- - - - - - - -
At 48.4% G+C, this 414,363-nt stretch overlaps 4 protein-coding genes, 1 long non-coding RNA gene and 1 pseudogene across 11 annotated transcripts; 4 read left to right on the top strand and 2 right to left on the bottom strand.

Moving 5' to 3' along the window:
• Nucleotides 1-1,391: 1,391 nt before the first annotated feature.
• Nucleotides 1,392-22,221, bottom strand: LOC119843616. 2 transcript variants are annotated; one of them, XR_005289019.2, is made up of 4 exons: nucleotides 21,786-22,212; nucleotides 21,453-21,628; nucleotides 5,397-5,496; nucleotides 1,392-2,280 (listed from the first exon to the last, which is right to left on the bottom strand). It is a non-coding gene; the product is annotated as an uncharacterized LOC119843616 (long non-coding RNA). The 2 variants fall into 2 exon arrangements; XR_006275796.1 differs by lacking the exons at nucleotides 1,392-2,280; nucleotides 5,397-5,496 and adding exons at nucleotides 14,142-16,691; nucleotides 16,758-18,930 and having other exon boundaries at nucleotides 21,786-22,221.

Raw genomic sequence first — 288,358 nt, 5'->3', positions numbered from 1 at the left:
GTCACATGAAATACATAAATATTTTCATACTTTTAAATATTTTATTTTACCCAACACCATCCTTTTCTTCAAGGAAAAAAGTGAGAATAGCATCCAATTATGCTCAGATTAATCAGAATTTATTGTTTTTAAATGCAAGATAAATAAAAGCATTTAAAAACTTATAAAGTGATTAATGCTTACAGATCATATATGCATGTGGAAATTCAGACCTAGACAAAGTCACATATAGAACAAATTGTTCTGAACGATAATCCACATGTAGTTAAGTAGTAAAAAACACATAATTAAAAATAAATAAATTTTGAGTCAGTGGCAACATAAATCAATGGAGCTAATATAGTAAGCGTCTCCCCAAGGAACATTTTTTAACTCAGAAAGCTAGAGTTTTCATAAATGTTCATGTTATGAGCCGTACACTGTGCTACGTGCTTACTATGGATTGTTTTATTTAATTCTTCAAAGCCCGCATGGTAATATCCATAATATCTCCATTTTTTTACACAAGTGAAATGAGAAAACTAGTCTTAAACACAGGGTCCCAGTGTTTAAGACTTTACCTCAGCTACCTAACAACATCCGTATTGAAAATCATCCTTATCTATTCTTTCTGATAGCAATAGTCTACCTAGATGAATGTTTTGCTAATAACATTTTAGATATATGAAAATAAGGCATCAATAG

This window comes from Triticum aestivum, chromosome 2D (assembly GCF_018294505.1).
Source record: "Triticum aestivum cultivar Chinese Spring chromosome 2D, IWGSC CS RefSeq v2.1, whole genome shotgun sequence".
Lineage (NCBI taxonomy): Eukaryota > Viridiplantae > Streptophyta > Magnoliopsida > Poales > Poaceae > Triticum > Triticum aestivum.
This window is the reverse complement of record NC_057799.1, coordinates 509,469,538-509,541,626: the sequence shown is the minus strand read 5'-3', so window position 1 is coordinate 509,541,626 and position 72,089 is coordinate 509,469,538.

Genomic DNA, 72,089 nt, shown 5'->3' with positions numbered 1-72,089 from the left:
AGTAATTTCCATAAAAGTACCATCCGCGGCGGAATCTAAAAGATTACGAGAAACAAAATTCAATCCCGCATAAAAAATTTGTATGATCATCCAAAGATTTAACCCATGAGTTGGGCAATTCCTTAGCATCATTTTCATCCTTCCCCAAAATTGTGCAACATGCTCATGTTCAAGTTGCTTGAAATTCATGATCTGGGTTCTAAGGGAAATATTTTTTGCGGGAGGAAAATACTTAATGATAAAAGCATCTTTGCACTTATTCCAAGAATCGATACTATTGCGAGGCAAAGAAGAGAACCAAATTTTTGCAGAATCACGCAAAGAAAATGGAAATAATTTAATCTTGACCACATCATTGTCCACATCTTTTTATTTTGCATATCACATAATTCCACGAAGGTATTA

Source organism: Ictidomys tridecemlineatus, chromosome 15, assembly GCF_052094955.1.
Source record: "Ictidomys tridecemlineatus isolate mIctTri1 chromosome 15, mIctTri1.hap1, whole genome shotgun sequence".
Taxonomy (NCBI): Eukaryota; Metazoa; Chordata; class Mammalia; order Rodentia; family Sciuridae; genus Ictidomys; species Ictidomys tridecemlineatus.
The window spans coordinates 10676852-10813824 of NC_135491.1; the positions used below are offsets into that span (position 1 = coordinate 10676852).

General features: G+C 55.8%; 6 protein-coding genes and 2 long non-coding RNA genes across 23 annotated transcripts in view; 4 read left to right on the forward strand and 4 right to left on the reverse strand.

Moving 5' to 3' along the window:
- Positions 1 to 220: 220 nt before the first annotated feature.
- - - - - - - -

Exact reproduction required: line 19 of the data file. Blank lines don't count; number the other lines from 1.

- Positions 1 to 220: 220 nt before the first annotated feature.